Lieutenant-Commander John Hoggard, RN
30th November 1919 - November 2002.



This obituary first appeared in the Daily Telegraph newspaper on 04-Nov-2002.


Lieutenant-Commander John Hoggard, who has died aged 82, made three escapes from captivity during the Second World War before being consigned to Colditz Castle.

In two of them, he enjoyed only brief moments of freedom while being transferred from one prison to another. But in the third he was one of 12 officers at Sandborstal who dug a tunnel, 251 yards long, which broke the record length established in the First World War.

Some 130 tons of sand were shifted in three-hour shifts, during which the diggers periodically passed out for lack of oxygen.

When, on April 7 1942, after five months of digging, Hoggard emerged amid some piles of dung outside the camp, he set off down a road, so excited at being free at last that he burst into song in English.

After exchanging a cheery Guten Morgen with peasants as he passed a German barracks, he tried to steal a bicycle, but decided he was drawing attention to himself; he then rested in a wood where he chatted in German to a Russian who was also on the run.

He had to hide in a ditch while the RAF bombed Harburg, near Hamburg, then fell into the hands of some home guard members. It was a cold night; they accepted his claim to be a French free worker who spoke no German, and let him proceed to a railway terminus.

On entering a carriage with five German soldiers, he lit a cigarette, then realised that he had drawn it from a packet with the Players Navy Cut logo on the cover. Again his luck held. His fellow passengers failed to notice as they puffed on their pungent Turkish brands.

Hoggard travelled on to Lubeck, hoping to stow away on a ship to Sweden; but there were no ships in port, thanks to a recent air raid. He went on to Schwartau, where he was conscious of a woman in a waiting room watching him eat a chocolate bar with a Red Cross wrapper.

While wearily making his way to Travemunde, Hoggard answered Ja to a question he had not understood from a German seaman, who then summoned a policeman. By now he had destroyed his French papers and only had one other set, claiming that he was a Dane; he was lost, however, when asked a question in his supposed native tongue.

Finally, Hoggard's cover was completely blown when he was taken to a police station and asked a question in English, to which he replied.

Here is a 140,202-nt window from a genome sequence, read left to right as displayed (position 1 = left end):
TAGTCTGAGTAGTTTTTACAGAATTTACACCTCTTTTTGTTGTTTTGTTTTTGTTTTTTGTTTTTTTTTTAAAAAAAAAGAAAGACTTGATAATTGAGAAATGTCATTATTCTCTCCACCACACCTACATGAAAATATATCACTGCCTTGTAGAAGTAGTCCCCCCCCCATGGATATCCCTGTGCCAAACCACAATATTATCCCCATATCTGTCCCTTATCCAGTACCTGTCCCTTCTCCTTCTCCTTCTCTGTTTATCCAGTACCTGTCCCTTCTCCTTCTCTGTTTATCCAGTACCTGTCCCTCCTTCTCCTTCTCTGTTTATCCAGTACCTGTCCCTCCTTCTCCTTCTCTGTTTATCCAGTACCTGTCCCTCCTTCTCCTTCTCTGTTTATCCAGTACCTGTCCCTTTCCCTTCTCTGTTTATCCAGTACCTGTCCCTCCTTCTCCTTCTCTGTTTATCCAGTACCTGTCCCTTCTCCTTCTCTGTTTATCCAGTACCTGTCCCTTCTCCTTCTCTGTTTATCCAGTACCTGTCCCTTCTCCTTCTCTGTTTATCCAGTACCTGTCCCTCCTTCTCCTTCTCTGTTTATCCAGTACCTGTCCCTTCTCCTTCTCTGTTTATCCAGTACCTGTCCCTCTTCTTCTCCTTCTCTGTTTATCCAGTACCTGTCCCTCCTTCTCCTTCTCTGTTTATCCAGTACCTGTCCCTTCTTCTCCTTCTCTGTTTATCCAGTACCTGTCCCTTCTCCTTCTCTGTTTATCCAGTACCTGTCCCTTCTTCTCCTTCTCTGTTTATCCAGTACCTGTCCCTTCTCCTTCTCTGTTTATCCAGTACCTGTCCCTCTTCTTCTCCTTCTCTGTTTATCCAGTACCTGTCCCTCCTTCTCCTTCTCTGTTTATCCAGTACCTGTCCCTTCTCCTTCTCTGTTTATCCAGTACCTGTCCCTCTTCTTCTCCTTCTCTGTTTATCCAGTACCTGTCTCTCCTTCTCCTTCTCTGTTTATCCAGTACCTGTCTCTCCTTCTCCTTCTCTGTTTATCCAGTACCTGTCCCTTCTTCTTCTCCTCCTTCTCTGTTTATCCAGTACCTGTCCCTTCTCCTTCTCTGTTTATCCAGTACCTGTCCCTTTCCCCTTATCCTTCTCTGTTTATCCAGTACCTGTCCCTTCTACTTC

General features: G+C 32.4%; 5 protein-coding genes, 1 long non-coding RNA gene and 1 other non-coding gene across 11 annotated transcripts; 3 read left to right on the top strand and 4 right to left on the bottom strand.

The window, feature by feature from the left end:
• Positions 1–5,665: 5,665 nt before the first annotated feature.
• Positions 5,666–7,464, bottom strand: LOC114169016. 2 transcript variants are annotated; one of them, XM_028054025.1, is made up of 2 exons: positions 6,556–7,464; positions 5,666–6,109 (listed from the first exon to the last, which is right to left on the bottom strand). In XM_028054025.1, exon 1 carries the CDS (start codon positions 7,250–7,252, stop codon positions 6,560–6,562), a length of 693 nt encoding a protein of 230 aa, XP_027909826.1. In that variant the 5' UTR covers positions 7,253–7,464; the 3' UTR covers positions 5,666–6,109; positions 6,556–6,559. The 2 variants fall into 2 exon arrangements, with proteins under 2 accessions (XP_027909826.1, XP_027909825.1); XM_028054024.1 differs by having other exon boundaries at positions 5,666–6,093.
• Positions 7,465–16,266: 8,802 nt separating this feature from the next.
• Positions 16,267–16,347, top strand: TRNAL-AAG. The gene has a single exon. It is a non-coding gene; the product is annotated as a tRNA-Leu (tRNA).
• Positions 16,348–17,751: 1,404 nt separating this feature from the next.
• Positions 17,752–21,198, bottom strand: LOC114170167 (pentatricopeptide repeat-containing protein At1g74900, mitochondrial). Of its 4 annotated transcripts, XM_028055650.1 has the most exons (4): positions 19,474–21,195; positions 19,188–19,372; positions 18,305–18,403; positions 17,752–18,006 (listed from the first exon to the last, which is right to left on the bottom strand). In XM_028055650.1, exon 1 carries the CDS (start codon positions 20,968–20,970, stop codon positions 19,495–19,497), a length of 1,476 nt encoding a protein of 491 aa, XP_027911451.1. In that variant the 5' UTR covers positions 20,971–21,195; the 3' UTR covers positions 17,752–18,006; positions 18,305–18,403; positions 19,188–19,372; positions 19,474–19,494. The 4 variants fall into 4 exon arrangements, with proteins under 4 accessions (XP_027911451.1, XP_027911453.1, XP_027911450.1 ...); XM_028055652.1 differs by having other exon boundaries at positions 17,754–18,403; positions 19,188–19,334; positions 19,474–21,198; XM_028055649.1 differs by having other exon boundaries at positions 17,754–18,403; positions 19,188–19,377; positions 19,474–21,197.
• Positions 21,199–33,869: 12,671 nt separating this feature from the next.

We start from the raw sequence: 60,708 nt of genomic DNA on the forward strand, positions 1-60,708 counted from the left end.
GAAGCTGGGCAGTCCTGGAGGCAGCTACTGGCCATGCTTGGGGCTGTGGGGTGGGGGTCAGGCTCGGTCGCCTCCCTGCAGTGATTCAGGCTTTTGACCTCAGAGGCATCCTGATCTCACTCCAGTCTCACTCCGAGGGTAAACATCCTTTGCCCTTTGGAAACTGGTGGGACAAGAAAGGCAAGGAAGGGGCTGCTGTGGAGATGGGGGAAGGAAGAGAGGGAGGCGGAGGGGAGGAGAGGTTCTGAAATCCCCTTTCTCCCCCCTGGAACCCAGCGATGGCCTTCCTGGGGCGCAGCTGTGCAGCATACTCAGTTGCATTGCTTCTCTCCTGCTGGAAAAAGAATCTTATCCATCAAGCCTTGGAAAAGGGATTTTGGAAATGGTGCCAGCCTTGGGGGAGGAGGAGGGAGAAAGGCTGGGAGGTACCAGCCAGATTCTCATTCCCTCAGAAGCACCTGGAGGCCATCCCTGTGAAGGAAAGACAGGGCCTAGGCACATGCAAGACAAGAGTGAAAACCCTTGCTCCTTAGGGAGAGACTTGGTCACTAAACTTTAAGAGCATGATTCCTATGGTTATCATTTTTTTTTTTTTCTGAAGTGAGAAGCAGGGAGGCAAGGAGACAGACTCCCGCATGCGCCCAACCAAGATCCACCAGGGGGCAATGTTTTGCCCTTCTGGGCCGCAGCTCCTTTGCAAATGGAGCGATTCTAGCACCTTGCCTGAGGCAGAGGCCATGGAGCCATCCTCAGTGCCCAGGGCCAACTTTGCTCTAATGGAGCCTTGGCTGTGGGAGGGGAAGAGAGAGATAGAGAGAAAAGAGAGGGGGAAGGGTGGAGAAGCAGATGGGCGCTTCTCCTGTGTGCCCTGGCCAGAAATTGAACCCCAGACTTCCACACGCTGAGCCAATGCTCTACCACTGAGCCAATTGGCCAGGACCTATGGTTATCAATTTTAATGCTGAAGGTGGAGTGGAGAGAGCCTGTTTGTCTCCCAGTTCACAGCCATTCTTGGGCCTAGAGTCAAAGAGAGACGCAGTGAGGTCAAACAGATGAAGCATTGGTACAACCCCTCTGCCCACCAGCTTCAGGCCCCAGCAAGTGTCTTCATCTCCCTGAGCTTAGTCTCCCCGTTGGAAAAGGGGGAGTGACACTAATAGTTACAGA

Arriving back in camp he heard familiar voices in 11 cells, indicating that all his fellow escapers had been recaptured. "I was sentenced to 21 days solitary confinement," he recalled. "Quite a good run for my money."

On being sent on to Colditz, Hoggard found himself in a camp made up entirely of would-be escapers, who kept up their spirits by boisterous behaviour while working on more than 300 escape plans.

Always keen to help, no matter how unpleasant the job, he assisted in the copying of maps, making ropes and keeping look-out for the men building a glider in the eaves; when a prisoner disguised as a guard who looked like the Emperor Franz Josef attempted to open the gates, Hoggard was one of those ready, with civilian dress and forged papers, to follow.

The son of a dentist, John Wellesley Hoggard was born in south London on November 30 1919 and went to King's School, Worcester, before joining the merchant marine. After the outbreak of war, he joined the Royal Navy, and served as a navigator in the armed merchant cruiser Voltaire before she was sunk west of Port of Spain in 1941.

Hoggard was wounded in the hips, and spent six hours in the water during which German snipers from the ship which had sunk them shot sharks who were attracted by the smell of British blood.  He was eventually taken to Germany, where a photograph of him being taken ashore in borrowed shorts and shirt appeared in the Nazi newspaper Volkischer Beobachter.

On being released from Colditz in 1945, Hoggard was posted to the cruiser Newfoundland, then in the Far East. When they were in Australia, he was invited to take part in the first Sydney-Hobart yacht race in 1945, sailing as navigator in the Bermudian cutter Rani.

The yacht ran into a ferocious 36-hour storm from which the six-man crew emerged to find that they had been feared lost but had beaten the other seven competitors.

When Hoggard finally returned home he discovered that his name was listed among the dead on a memorial tablet at his old school; but his letter of correction was not appreciated - his old housemaster wrote back with a vague hint that he might care to contribute to the cost of removing his name.

Hoggard came out of the Service in 1947 because of failing eyesight, and went into Lloyd's. Settling at Bosham, West Sussex, where he was a sidesman at the local church, he joined the Royal Ocean Racing Yacht Club and became a keen beagler with three packs, going out at least two days a week.

As chairman of the Colditz Association in his last years, he signalled the depletion of its membership by winding up its formal constitution and abolishing its rules, though not before he had organised the attendance of 25 members at the Horse Guards parade for Queen Elizabeth the Queen Mother's birthday party.

His last formal action was to attend her memorial service. On the way he collapsed while crossing Westminster Bridge, and was picked up by a passing ambulance.  But when he returned home he characteristically failed to mention the incident to his wife, saying merely that he had a good time.

John Hoggard married, in 1948, May Pearson who bore him two sons and a daughter.


Copyright of Telegraph Group Limited 2002.